Remember the Cabbage Patch Kids, those dolls that became a craze during the 1980s? There was a time when the dolls were in such demand that there was a constant shortage on toy store shelves and people fought in the aisles to get their hands on the limited supply. The 1983 holiday season saw violent outbursts at major retailers and smaller chains alike. Some stores tried to find clever ways to control crowds, but efforts largely failed, leaving gobs of people empty-handed and frustrated. Eventually more dolls became available and demand dropped. In time, the violence subsided and the stories of baseball bat-wielding parents faded into the distant past - although some remnants of those actions can be seen in Black Friday around the country.
Things have a greater tendency to go amiss when supply and demand are out of whack. Such is the case for the bank M&A market, where there continues to be a sizeable imbalance between banks that say they want to acquire another bank and the relatively few that own up to wanting to sell. In fact, according to the Bank Director's 2015 Bank M&A Survey, 47% of bank executives said they plan to purchase a healthy bank within the next 12 months. Unfortunately, that compares to a mere 3% who plan to sell their bank. When asked about barriers to selling the bank, more than 67% of executives say the board and/or management want the organization to remain independent.
We wonder if these banks would strongly reconsider selling to the right buyer at the right price. Now that valuations are rising, we suspect some may be doing just that. But we also wonder if the payback timelines, particularly for institutional investors like private equity firms which are often in the 5Y range, limit how much investors are willing to pay.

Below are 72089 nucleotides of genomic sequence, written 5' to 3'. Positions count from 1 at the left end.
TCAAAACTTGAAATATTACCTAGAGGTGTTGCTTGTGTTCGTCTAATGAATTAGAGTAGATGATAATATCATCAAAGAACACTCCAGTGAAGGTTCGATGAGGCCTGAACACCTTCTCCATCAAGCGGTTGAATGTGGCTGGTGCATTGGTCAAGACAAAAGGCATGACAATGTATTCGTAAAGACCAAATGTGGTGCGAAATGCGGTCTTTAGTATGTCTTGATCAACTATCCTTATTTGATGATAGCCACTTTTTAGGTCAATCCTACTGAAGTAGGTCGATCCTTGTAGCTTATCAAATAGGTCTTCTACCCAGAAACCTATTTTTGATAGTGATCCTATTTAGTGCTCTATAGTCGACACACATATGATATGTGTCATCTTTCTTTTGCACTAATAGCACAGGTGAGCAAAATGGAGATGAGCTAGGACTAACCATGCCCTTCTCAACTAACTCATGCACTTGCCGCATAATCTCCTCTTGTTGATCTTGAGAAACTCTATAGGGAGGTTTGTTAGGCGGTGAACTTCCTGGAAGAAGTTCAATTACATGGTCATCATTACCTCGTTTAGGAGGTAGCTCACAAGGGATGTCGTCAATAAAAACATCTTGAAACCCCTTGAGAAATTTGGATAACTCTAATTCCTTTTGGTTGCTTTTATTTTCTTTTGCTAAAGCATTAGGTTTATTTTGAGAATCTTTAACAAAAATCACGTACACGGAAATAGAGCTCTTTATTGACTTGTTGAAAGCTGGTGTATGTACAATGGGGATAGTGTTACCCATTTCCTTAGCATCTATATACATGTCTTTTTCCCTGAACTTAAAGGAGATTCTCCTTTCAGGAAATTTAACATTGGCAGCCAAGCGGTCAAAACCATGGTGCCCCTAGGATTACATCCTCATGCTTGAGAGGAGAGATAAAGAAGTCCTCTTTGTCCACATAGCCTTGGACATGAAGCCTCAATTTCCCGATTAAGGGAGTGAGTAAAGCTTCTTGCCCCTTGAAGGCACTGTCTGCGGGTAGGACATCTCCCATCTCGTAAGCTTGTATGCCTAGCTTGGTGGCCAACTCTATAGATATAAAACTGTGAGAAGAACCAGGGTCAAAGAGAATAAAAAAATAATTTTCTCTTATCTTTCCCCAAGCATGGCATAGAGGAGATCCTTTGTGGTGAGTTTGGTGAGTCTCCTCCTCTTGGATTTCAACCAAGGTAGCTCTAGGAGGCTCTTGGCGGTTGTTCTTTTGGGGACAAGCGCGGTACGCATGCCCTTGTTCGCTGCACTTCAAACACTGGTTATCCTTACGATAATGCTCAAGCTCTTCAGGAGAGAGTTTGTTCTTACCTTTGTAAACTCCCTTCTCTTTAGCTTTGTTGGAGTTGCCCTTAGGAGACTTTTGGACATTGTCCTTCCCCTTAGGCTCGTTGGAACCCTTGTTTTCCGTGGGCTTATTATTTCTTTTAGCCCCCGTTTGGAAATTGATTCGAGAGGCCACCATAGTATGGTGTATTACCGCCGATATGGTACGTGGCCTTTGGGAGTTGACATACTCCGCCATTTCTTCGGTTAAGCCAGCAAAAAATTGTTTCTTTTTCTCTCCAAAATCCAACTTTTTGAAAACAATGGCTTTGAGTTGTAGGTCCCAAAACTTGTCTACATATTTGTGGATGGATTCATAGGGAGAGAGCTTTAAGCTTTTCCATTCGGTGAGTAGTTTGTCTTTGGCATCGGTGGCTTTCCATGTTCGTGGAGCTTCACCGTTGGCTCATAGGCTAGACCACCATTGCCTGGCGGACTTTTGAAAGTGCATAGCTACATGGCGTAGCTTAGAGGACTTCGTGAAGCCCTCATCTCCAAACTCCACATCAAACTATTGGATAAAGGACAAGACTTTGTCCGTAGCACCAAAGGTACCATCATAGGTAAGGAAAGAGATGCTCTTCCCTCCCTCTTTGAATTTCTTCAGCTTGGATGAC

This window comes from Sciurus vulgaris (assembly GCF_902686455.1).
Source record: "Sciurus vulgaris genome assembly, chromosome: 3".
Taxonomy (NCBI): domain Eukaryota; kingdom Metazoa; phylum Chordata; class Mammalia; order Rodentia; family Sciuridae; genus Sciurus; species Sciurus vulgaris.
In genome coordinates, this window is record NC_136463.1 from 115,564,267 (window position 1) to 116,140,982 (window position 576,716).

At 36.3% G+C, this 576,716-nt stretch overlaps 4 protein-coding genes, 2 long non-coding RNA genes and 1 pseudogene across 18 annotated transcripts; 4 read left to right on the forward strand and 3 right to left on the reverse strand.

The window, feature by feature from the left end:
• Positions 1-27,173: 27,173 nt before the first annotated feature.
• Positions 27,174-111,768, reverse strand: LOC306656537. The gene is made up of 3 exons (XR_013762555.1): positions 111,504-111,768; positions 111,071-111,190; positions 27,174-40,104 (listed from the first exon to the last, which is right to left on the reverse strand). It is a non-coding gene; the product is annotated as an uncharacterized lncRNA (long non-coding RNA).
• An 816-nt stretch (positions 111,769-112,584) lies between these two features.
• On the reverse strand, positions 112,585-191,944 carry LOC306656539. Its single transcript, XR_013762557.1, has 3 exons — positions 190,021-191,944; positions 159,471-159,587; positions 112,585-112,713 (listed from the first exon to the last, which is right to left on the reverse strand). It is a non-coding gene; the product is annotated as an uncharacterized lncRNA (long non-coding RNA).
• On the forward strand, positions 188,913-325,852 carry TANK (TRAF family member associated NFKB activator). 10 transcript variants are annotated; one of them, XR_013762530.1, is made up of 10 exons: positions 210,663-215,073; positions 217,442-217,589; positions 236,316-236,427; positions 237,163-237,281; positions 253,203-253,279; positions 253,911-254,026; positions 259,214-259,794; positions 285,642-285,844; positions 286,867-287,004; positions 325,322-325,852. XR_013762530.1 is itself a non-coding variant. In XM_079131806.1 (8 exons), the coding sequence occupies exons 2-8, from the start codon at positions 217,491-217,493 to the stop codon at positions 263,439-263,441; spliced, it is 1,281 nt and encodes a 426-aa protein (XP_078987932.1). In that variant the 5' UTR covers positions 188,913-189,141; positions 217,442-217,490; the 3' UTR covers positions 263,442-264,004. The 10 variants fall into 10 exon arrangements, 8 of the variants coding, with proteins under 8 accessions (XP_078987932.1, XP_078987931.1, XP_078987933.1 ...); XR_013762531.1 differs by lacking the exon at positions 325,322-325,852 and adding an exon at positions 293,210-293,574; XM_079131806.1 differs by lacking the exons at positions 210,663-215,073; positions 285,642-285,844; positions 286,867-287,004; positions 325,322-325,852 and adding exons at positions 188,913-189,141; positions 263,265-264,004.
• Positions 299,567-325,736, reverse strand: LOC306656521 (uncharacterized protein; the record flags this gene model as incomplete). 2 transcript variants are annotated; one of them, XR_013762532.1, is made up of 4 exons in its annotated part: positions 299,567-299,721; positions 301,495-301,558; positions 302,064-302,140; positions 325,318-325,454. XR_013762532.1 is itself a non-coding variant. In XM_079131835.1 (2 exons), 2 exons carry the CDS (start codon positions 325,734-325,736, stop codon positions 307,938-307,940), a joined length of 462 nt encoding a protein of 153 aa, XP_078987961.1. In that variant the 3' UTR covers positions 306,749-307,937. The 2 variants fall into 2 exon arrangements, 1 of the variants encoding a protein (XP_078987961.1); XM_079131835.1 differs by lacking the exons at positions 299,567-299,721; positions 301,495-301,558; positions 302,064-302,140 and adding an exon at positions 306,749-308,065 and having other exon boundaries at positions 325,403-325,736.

Certainly there's already been significant consolidation in the community banking industry and the biggest net effect has been on the very smallest banks and the largest ones. The number of institutions with < $100mm in assets declined 85% between 1985 and 2013. Meanwhile, banks with more than $10B of assets have seen their numbers triple during this time period.
There's no doubt that it's a hard time to be a community bank. Regulatory costs continue to mount, competition from large banks and non-bank providers are fierce and growing, and it gets harder and harder to compete.
One potential catalyst for merger activity could be found in the new Basel III rules and how they will be interpreted by regulators. Basel III requires banks to set aside more capital for certain loans, and in particular for high volatility commercial real estate (HVCRE). Many banks we talk to are not sure which loans they have on the books will be considered HVCRE and few seem to be focused on it. Consider the impact a regulatory team searching with a fine-toothed comb could have, if they found loans that should be considered HVCRE but were not in the calculation of capital. After those loans surface, even if the last exam was only a year ago, regulators are likely to make the bank retroactively re-file its call reports. After all, if there is one thing regulators want to be sure is accurate, it is the capital of the bank.
Another rule that could increase M&A activity has to do with the new Fed rules, finalized in April, that allow more small banks to exceed debt limits when financing mergers and acquisitions. Depending on the part of the country where you live, you might also see even more than average M&A activity. Some of the states tagged as most likely to see consolidation at elevated levels according to Barron's include: FL, PA, OH, NC and VA.
It will be interesting to see how the year shapes up for M&A, how frothy prices get, how many banks who said they didn't want to sell end up selling, and how many who thought they would be actively buying realize how expensive it may be. While we don't expect to see violence reminiscent of the Cabbage Patch Wars of the 1980's, competition to buy banks may pick up.